Retail Sales Up in April but Growth is Slower Than March

By Mark Lieberman

Managing Director and Senior Economist


  • April retail sales – measured by prices – ROSE $1.48 billion or 0.3 percent from March;
  • Gasoline station sales were UP 0.8 percent – matching the increase in furniture store sales – as gasoline prices rose 6.4 percent;
  • The increase in gasoline sales station sales accounted for one-fifth of the increase in all sales although gasoline station sales represent only 8.5 percent of all retail activity;
  • The increase in retail activity came in the same month in which the Consumer Price Index rose 0.2 percent which means consumer activity increased faster than inflation;
  • Sales at clothing retailers increased 1.4 percent, the fastest growth of any retail category;
  • Sales at health and personal care stores, restaurants, electronics and sporting goods stores dipped in April.


  • Year-year total sales ROSE 4.8 percent in April, matching the year-year increase in March;
  • The increase in retail activity came in the same month in which the Bureau of Labor Statistics reported real average weekly earnings in April were flat to March;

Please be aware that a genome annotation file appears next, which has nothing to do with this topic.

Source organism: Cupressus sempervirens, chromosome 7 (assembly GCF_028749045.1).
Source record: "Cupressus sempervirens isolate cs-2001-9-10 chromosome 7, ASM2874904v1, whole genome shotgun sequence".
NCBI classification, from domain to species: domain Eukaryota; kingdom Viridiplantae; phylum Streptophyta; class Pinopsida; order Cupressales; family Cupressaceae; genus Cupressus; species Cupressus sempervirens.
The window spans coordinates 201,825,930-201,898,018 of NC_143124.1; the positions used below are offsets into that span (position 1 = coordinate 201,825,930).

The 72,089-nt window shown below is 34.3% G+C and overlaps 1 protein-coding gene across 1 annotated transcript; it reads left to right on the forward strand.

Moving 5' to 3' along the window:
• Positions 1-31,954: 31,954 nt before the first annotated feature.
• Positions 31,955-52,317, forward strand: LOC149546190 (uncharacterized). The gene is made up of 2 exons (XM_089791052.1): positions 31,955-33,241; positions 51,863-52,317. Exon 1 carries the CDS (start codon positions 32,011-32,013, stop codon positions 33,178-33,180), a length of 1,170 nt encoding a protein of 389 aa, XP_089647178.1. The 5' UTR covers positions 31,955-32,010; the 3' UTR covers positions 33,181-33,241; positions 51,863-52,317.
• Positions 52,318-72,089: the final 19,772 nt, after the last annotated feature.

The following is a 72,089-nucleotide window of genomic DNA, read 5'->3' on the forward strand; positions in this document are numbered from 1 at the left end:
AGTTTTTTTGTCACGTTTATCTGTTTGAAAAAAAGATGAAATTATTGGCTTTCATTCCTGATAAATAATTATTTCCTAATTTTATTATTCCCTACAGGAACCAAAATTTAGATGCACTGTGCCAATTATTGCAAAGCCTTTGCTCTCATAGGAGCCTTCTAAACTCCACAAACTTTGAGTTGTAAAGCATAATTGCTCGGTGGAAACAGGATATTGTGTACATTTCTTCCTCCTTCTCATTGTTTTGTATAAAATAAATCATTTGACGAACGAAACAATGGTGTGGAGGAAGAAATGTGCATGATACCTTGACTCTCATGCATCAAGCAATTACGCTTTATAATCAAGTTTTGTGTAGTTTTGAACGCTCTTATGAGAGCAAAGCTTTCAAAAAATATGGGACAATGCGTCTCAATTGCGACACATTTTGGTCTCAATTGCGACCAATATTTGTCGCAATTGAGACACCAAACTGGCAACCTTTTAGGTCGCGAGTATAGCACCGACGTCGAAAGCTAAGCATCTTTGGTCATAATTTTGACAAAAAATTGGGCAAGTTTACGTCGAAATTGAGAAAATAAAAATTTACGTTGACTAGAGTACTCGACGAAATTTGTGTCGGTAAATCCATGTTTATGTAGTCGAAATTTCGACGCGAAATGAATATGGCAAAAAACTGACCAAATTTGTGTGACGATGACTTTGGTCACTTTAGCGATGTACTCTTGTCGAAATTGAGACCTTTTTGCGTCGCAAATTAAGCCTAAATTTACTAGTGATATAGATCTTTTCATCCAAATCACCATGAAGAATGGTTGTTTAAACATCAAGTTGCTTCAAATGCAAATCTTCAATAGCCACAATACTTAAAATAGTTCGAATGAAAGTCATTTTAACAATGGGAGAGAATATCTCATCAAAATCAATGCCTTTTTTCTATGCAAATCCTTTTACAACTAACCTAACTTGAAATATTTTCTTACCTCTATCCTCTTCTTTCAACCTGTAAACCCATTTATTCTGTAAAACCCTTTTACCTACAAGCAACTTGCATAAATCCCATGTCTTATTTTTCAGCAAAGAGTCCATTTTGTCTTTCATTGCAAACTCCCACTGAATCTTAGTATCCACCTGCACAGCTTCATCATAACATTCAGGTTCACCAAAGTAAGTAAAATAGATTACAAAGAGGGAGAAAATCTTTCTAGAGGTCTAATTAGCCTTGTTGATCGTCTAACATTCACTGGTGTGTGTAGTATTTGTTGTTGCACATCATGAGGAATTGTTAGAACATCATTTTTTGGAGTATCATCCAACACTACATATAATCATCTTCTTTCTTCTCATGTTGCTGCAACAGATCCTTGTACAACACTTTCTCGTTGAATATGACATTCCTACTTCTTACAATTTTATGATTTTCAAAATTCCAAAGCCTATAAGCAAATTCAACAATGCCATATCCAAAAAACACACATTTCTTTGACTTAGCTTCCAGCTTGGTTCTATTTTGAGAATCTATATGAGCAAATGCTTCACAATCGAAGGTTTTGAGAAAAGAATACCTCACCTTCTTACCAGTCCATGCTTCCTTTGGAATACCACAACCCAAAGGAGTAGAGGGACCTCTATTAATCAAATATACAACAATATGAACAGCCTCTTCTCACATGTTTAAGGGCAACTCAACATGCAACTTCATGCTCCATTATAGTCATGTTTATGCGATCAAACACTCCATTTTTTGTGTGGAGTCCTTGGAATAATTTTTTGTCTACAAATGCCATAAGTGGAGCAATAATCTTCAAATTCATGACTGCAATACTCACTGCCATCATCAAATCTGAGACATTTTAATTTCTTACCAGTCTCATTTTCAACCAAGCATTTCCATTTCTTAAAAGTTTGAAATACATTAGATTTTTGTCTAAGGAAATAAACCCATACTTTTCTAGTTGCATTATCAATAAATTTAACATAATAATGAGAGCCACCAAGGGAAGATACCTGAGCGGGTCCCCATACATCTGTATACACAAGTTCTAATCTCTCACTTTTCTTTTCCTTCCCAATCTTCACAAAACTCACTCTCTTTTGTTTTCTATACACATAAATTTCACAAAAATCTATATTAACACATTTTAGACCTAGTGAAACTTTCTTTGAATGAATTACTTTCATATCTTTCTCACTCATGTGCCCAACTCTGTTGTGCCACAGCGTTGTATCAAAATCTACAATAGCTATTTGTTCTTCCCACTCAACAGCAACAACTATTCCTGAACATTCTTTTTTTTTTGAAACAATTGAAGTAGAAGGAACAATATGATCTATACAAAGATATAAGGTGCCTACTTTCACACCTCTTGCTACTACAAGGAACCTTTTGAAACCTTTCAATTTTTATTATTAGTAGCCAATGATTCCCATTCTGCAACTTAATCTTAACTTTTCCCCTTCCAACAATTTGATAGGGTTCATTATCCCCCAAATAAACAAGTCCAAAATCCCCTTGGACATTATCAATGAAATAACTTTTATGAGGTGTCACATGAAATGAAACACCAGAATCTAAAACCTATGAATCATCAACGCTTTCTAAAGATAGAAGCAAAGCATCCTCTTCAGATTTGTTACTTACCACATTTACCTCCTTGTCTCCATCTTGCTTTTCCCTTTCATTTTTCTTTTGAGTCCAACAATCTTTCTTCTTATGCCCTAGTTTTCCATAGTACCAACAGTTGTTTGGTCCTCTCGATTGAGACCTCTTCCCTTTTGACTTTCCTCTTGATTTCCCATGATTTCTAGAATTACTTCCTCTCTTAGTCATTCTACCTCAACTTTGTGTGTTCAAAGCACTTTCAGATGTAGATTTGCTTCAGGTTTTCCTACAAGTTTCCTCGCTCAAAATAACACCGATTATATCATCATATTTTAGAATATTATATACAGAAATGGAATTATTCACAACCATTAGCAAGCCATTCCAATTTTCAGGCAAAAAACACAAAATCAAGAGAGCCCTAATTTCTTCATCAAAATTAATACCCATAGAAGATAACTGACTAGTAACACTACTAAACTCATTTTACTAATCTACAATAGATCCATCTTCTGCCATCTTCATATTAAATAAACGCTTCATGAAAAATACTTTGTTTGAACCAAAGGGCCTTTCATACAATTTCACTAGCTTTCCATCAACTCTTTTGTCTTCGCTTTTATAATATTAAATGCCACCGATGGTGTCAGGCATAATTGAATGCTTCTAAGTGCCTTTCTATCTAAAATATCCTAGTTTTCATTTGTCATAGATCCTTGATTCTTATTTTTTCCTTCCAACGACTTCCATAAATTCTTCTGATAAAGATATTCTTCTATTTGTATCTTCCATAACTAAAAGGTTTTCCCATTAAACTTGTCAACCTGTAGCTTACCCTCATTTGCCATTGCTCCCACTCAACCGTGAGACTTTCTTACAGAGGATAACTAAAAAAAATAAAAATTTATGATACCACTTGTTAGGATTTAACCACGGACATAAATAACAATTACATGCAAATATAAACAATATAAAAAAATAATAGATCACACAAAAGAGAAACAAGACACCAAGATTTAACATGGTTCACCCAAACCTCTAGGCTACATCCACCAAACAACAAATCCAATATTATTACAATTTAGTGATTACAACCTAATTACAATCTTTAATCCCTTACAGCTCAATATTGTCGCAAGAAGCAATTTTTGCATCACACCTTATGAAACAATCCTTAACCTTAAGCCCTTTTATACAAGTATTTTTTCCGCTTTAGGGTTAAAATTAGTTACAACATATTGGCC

• BLS also reported the number of retail jobs in April rose just 1,800 4,400 or .01 percent from March.
  • In the three months since the revised tax code boosted take home pay, retail sales have increased $5.4 billion; in the same three months in 2017, retail sales grew $518 million

Data source: Census Bureau

Image result for retail sales

Retail sales – at least based on prices – continued to reflect the higher take home pay resulting from the tax cuts enacted last December. Sales rose a solid 0,3 percent on the heels of a 0.8 percent increase (revised from the initially reported 0,6 percent gain) in March.

The increase came even as the number of retail jobs barely budged in April. Indeed, the number of retail jobs at clothing stores declined in April even though sales at clothing outlets shot up at the fastest pace since February 2017. The anomaly runs counter to the general hiring mantra of adding employees to increase sales, calculated as sales per employee.

Sales declined 0.4 percent at health and personal stores in April as the number jobs at those stores fell 1,700 or 0.2 percent.

The number of jobs at furniture stores contracted 0.2 percent while sales at those stores increased 0.8 percent.

Online sale rose 0.6 percent in April and remained at about 11 percent of all retail activity.

Hear Mark Lieberman on the Morning Briefing on P.O.T.U.S. radio @sxmpotus, Sirius-XM 124, every Friday at 6:20 am Eastern Time. You can follow him on Twitter at @foxeconomics.  

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